It happens like clockwork every year, that moment when the first whisper of fall comes crashing in. The calendar may not have officially changed seasons yet, but the breezy winds, and cooler nights made their way to the Cape a couple of days ago. This has been the pattern for most of the 18 years I’ve been coming here. Of course, summer doesn’t disappear without a fight, especially back in New York City. I’m sure we’ll be swapping sweaters for swimsuits again next week.
The change in weather gave me a bit of a panic attack the other day. We’ve had some wonderful trips this summer, but all the packing, unpacking, on and off planes, means I missed a good deal of my local growing season. Translation: my cupboards are dismally low on home-canned goodies. Thankfully, I stumbled upon some incredible peaches at the farmers’ market in Provincetown this past weekend, proving the window has not yet closed on my canning opportunities.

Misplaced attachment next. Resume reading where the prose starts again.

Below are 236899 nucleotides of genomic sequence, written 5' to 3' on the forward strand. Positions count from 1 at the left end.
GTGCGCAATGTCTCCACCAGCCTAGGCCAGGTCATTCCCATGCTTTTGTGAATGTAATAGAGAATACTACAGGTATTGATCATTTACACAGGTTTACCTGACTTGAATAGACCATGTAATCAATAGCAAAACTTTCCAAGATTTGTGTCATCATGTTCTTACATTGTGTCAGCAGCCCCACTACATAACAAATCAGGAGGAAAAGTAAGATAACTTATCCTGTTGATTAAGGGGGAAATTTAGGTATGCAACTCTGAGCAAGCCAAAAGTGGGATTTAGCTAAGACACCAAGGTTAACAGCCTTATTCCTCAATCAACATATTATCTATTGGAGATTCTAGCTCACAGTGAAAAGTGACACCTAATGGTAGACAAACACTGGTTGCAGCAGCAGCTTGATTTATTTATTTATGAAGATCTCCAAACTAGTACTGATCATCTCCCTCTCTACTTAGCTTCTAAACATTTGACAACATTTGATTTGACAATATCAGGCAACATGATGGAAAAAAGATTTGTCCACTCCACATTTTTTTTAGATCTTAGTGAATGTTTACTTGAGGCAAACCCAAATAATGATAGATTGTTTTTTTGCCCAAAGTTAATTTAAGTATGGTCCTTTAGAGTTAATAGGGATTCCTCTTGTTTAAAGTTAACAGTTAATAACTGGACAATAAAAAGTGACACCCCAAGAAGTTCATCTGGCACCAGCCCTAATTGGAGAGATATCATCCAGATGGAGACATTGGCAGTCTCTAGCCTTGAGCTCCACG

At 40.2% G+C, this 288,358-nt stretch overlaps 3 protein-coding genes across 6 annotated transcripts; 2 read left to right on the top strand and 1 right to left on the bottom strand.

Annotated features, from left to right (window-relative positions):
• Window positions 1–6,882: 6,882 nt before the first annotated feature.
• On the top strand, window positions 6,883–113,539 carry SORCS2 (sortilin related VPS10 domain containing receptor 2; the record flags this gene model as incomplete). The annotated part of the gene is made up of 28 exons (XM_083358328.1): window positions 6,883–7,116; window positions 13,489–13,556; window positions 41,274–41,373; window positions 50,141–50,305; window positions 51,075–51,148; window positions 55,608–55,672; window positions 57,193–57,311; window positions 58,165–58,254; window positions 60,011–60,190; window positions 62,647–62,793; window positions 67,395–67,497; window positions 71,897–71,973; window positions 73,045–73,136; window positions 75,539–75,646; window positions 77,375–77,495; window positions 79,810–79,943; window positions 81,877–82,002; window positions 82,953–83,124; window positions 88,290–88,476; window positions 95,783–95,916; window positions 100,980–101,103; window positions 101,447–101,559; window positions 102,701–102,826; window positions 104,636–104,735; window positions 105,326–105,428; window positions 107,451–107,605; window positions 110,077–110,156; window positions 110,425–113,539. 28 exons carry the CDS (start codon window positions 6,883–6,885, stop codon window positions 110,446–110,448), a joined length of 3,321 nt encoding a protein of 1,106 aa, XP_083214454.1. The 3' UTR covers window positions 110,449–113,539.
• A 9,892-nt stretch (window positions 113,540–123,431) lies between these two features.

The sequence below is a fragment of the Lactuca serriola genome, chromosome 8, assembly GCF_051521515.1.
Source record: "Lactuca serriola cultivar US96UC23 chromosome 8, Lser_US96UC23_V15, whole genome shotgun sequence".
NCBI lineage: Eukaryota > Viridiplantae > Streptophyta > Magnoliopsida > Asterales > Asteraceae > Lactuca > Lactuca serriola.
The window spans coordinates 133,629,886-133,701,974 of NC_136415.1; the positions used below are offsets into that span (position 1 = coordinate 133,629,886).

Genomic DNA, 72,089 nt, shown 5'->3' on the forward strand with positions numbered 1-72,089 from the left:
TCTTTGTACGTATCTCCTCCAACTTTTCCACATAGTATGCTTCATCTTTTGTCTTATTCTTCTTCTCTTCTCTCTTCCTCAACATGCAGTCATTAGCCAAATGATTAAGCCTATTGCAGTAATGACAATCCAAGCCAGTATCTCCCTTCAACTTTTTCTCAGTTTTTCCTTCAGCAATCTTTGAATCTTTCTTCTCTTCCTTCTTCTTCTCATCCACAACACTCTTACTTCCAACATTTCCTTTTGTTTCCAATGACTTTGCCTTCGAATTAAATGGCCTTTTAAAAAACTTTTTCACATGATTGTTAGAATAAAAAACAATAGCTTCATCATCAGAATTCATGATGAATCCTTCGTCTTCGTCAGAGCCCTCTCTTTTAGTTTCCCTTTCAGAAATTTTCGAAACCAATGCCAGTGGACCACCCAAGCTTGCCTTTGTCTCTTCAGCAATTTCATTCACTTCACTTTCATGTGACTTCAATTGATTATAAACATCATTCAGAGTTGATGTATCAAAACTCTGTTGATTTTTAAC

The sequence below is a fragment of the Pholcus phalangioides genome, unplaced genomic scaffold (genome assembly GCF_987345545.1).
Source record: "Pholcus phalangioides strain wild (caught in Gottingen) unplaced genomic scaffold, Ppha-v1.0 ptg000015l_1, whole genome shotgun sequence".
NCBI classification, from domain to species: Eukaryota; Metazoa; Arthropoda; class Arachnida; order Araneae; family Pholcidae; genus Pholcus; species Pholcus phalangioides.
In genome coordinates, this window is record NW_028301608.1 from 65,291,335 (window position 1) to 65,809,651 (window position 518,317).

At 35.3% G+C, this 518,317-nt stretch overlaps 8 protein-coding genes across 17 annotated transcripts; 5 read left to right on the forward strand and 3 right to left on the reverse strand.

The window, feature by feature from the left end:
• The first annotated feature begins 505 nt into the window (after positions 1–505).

When I first started making jam, I relied on Pomona’s Universal Pectin because I was weary of using copious amounts of sugar to thicken it. I also love to capture the pure fruit flavor without any cloying sweetness. That said, my thoughts on this changed a little this year. I still do recommend Pomona’s, especially if you’re diabetic, need to maintain, or just prefer, a low-sugar lifestyle.